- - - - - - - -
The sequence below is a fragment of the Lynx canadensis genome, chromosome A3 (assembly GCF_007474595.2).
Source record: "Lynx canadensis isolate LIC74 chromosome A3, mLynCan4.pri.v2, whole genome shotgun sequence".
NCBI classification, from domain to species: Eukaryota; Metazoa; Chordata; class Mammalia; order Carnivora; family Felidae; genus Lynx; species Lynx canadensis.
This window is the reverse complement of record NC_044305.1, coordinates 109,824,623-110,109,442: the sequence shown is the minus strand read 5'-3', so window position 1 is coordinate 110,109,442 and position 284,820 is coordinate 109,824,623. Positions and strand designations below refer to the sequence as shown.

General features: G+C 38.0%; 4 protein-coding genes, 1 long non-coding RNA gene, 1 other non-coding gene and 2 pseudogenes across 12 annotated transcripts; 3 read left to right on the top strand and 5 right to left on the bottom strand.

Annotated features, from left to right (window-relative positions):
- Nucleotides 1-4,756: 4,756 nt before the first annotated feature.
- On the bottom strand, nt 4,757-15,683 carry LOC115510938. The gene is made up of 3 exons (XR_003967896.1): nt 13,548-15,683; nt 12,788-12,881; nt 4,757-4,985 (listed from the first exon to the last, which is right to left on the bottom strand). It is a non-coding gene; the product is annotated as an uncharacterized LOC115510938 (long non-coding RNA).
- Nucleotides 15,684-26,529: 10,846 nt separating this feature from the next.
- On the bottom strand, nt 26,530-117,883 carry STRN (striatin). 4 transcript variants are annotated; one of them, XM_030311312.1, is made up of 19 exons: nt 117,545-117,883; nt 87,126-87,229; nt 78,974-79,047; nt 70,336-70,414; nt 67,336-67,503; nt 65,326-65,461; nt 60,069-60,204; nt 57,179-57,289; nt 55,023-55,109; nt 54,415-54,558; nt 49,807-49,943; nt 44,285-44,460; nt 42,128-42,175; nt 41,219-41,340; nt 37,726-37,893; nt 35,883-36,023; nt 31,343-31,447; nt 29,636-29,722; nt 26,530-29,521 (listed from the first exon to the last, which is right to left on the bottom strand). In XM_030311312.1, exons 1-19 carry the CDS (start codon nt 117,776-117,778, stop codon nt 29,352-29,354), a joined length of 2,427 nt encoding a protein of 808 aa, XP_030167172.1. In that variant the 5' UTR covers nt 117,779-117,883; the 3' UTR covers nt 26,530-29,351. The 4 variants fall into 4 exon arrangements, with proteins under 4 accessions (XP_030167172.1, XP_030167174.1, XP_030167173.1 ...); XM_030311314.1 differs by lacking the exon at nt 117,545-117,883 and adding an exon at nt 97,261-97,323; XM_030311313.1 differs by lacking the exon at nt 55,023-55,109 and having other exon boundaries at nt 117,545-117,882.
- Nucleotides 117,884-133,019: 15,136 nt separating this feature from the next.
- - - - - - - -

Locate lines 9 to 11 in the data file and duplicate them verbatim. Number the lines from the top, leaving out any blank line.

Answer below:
- Nucleotides 15,684-26,529: 10,846 nt separating this feature from the next.
- On the bottom strand, nt 26,530-117,883 carry STRN (striatin). 4 transcript variants are annotated; one of them, XM_030311312.1, is made up of 19 exons: nt 117,545-117,883; nt 87,126-87,229; nt 78,974-79,047; nt 70,336-70,414; nt 67,336-67,503; nt 65,326-65,461; nt 60,069-60,204; nt 57,179-57,289; nt 55,023-55,109; nt 54,415-54,558; nt 49,807-49,943; nt 44,285-44,460; nt 42,128-42,175; nt 41,219-41,340; nt 37,726-37,893; nt 35,883-36,023; nt 31,343-31,447; nt 29,636-29,722; nt 26,530-29,521 (listed from the first exon to the last, which is right to left on the bottom strand). In XM_030311312.1, exons 1-19 carry the CDS (start codon nt 117,776-117,778, stop codon nt 29,352-29,354), a joined length of 2,427 nt encoding a protein of 808 aa, XP_030167172.1. In that variant the 5' UTR covers nt 117,779-117,883; the 3' UTR covers nt 26,530-29,351. The 4 variants fall into 4 exon arrangements, with proteins under 4 accessions (XP_030167172.1, XP_030167174.1, XP_030167173.1 ...); XM_030311314.1 differs by lacking the exon at nt 117,545-117,883 and adding an exon at nt 97,261-97,323; XM_030311313.1 differs by lacking the exon at nt 55,023-55,109 and having other exon boundaries at nt 117,545-117,882.
- Nucleotides 117,884-133,019: 15,136 nt separating this feature from the next.